Aug 21, 2020

Aged care minister left red faced during government inquiry

The Minister for Aged care was left fumbling for answers during an excruciating exchange at the senate inquiry into the government’s response to the COVID-19 pandemic today.

Minister Richard Colbeck was unable to answer questions at Friday’s Senate Committee hearing about how many aged care residents had died from COVID-19 in Victoria. 

After fumbling for an agonizingly long time, he said, “I will just have to look up my latest report, chair, that might take me a moment.”

Finally, a public servant stepped in and provided the necessary details; 258 aged care residents had died in Victoria as of 8am on Thursday.

Chair of the committee, Labor Senator Katy Gallagher asked, “Minister, you weren’t aware of that number?… It’s not front of mind as the Minister for Aged Care? They are pretty important details.”

Outbreaks due to community transmission

Under questioning, the minister agreed the federal government is responsible for funding of aged care and the development and application of quality and safety standards.

However, he said cases of COVID-19 in aged care are the result of COVID-19 transmission in the community.

“While there is community spread of COVID-19 there will be the risk of it being transmitted into residential aged care facilities,” the minister said.

Senator Gallagher asked why the government was “absent” when COVID-19 transmission began to escalate in Victoria.

“The government was not absent. The government has been there every single step of the way,” the minister said.

“In some circumstances we haven’t got it right,” the minister admitted, when asked about Melbourne aged care outbreaks.

“It has cost lives and it’s an absolute tragedy.”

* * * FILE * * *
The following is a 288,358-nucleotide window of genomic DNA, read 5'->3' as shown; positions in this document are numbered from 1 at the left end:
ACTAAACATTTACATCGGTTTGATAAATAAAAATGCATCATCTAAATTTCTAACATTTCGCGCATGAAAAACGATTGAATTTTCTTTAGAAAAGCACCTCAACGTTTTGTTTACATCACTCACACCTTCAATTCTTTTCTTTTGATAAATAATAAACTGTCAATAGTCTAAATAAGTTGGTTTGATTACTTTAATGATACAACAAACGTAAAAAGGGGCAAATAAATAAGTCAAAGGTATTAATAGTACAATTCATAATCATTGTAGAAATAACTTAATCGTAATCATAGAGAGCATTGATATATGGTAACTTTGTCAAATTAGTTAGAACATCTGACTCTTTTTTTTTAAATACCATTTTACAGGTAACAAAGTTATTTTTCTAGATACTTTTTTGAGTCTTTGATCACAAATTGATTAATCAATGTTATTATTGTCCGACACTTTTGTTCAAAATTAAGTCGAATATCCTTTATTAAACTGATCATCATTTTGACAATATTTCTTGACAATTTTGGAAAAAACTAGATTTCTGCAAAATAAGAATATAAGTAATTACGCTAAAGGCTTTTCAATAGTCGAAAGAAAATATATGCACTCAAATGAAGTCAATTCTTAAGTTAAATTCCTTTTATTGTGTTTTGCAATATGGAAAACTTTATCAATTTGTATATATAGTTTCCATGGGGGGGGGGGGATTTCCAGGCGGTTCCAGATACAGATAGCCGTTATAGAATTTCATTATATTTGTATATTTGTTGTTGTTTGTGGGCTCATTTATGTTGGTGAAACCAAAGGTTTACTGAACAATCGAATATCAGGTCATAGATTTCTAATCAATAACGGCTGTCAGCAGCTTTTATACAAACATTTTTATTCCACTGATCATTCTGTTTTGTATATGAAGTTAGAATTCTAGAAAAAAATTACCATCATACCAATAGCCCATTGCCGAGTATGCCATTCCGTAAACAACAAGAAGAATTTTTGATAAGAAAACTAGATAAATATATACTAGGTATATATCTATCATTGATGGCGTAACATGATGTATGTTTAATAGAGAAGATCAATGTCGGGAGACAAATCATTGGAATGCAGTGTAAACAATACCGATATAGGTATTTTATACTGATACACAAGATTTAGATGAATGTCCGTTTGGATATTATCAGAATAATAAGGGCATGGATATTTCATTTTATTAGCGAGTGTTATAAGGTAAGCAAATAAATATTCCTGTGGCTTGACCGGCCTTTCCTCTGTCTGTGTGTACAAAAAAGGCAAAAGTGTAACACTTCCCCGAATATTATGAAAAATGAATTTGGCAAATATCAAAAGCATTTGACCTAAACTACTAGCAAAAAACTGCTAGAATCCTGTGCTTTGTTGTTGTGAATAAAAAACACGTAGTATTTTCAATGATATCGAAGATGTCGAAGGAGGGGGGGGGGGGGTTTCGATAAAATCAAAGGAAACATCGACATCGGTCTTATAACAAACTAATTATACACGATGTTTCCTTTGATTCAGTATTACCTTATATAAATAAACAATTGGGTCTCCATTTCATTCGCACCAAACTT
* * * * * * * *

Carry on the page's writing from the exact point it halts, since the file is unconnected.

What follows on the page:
Quality Commission has improved information sharing procedures

Aged Care Quality and Safety Commissioner, Janet Anderson, also appeared. She said her agency had made changes to its processes and procedures following a communication breakdown during the St Basil’s outbreak.

Ms Anderson said she recognised the commission “erred” in not escalating information about the outbreak to the Commonwealth Department of Health, and it “should have done better”.

The commission had reviewed its procedures “to ensure any evidence about an outbreak is immediately shared with the Commonwealth Department of Health and the relevant public health unit,” Ms Anderson said.

“Our processes for sharing data and intelligence are now significantly enhanced and we are routinely sharing data daily,” she said.

Full list of homes with infections will not be released

Federal Health Department Secretary Brendan Murphy says a list of all aged care facilities with COVID-19 infections will not be made public, because media coverage of smaller outbreaks is not in the public interest.

“We have seen many examples of facilities that have been bombarded by the media, where staff have been harassed,” Professor Murphy said.

“We accept the need for transparency, but that has to be balanced, ” he said, adding that some aged care facilities have recorded only a single case, and had no further transmission within the facility.

Leave a Reply

Your email address will not be published. Required fields are marked *

Banner Banner
Advertisement
Banner Banner
Advertisement

Begging for help: an aged care worker’s letter reveals the horrific realities of an aged care facility battling coronavirus

‘There is NO staff available – we are begging for help with regard to staffing and no one wants to place themselves in the 'hot zone'. Therefore, it is all up to our depleted staff to help, feed, bathe, medicate and attend to residents who are basically dying.’ Read More

Why is the risk of death from COVID-19 greater for the elderly?

For COVID-19, age and sex appear to be strong predictors of who lives and who dies. The fatality rate for the disease is estimated to be 0.66%, according to data from China. In other words, 0.66% of people who are formally diagnosed with COVID-19, die. But the rate varies dramatically for different age groups, ranging... Read More

Government support propped up aged care during COVID-19, but it won’t last

  The government’s COVID-19 support packages have propped up the aged care sector’s financial performance, but the gains made will not last, according to new research from an aged care accountancy firm. Independent accounting firm StewartBrown has released its assessment of the financial health of the aged care sector in the September quarter of 2020, when Victoria... Read More
Banner Banner
Advertisement